"We hope that by providing this data to others who share our passion for saving the lives of homeless pets, we can break down the barriers to pet adoption and spay/neuter that survey respondents identified," she said. "We can all use the data to develop new practices and messages based on what we now know to be key motivators and barriers."

The survey also found that about 40 percent of pet owners acquired their dog or cat without doing advance research; 76 percent of pets are acquired from sources other than animal shelters; and that the top reasons people don't adopt pets from shelters are the desire for a specific breed or type of pet and uncertainty about shelters and the pet-adoption process. Conversely, wanting to "save a life" and an overall sense that pets from shelters are "some of the best companion animals" ranked No. 1 and No. 2 respectively as top motivators for adopting a pet.

As for spaying and neutering -- which animal-welfare proponents including PetSmart Charities® identify as key to ending the epidemic of pet homelessness -- most people said confusion about the right age to have a dog or cat sterilized, as well as costs of the procedure, were the biggest barriers. Still, 65 percent of respondents said their dog or cat was spayed or neutered; meanwhile, of the 35 percent who said their dogs and cats are not sterilized, 75 percent said they are considering having the procedure done on their dogs or cats in the future.

The research also showed that 13 percent of dog owners and 19 percent of cat owners have experienced the birth of at least one litter of puppies and kittens -- but typically unintentionally. Of the pet owners whose dogs or cats had litters, 53 percent of dog owners and 54 percent of cat owners said "it was an accident." Another 20 percent of dog owners and 12 percent of cat owners said they wanted their family to see a litter being born. And although 62 percent of respondents said they are aware of low-cost spay/neuter clinics, most indicated they place a higher level of trust in private veterinary hospitals.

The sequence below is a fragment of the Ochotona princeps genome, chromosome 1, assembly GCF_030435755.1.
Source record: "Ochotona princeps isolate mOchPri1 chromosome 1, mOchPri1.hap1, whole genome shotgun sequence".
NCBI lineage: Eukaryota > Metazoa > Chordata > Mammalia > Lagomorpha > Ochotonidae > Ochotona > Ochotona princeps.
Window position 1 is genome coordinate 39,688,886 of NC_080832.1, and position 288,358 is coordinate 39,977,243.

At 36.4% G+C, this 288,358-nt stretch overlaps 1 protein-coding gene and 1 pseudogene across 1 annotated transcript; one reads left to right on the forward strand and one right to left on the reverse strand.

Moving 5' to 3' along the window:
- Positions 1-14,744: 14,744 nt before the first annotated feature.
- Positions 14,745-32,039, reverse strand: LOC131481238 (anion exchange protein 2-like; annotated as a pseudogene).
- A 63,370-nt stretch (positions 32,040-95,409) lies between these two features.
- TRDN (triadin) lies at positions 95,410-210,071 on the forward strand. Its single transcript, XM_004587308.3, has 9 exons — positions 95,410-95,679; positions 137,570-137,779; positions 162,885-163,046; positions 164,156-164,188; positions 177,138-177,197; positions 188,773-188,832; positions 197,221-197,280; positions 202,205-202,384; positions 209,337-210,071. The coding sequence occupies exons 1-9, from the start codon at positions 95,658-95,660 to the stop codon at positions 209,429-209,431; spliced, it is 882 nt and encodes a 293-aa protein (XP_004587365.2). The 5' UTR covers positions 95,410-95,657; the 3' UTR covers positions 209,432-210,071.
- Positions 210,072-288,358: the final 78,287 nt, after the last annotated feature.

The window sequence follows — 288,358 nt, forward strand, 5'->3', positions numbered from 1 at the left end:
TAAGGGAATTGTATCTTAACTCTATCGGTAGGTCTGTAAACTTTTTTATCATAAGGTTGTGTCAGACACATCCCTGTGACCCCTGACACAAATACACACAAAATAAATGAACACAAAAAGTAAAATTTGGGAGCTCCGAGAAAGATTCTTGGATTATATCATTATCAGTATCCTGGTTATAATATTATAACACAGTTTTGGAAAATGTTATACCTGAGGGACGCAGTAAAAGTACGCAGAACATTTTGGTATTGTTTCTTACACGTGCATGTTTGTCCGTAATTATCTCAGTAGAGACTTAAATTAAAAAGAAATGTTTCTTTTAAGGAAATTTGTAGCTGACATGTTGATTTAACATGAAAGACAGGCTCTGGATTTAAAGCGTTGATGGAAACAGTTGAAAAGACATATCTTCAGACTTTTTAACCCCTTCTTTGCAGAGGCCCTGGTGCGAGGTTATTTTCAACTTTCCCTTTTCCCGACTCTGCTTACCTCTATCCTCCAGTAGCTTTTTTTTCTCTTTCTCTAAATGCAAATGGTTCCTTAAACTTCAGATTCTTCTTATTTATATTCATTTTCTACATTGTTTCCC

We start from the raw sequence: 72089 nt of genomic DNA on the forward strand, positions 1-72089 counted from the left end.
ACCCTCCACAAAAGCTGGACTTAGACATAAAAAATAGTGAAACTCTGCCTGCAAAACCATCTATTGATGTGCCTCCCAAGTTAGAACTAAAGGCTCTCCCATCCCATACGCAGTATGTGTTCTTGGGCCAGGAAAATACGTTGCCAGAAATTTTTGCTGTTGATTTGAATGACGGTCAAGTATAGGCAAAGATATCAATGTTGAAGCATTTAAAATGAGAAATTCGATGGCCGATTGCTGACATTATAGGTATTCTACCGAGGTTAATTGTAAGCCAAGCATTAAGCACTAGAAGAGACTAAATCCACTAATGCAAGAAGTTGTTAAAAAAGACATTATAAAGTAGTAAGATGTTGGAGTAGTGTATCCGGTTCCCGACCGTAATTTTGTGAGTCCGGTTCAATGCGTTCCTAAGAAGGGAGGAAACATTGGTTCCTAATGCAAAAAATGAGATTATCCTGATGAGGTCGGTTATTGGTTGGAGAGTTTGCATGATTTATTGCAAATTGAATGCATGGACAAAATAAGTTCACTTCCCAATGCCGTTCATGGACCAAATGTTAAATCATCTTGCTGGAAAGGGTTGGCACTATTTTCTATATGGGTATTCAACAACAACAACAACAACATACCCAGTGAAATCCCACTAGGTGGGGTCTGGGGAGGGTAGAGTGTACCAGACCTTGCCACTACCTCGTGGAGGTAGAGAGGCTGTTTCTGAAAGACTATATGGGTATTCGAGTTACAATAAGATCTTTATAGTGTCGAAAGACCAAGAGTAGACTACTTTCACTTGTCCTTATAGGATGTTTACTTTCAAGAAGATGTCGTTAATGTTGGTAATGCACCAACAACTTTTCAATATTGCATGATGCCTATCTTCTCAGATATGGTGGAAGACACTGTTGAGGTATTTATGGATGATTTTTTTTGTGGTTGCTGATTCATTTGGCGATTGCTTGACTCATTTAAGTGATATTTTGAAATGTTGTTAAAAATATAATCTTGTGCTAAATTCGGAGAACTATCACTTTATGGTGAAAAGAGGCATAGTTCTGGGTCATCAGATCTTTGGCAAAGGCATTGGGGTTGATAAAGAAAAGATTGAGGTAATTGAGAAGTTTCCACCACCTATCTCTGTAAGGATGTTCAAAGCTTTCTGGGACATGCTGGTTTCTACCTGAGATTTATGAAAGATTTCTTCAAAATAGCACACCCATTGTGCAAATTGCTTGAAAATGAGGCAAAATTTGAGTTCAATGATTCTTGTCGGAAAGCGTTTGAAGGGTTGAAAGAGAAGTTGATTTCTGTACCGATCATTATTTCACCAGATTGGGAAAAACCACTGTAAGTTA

The survey also categorized responses by age and by geographic region in the continental United States. 28 percent of pet owners in the western U.S. had adopted their pet, while 23 percent of those in the Northeast, Midwest and South were pet adopters. Pet owners in the West also had the highest number of pets who are sterilized, while pet owners in the South had the lowest number. And while 62 percent of people aged 18 to 34 had spayed or neutered their pets, they ranked third in that category behind 35- to 54-year-olds (65 percent) and people aged 55 and older (76 percent).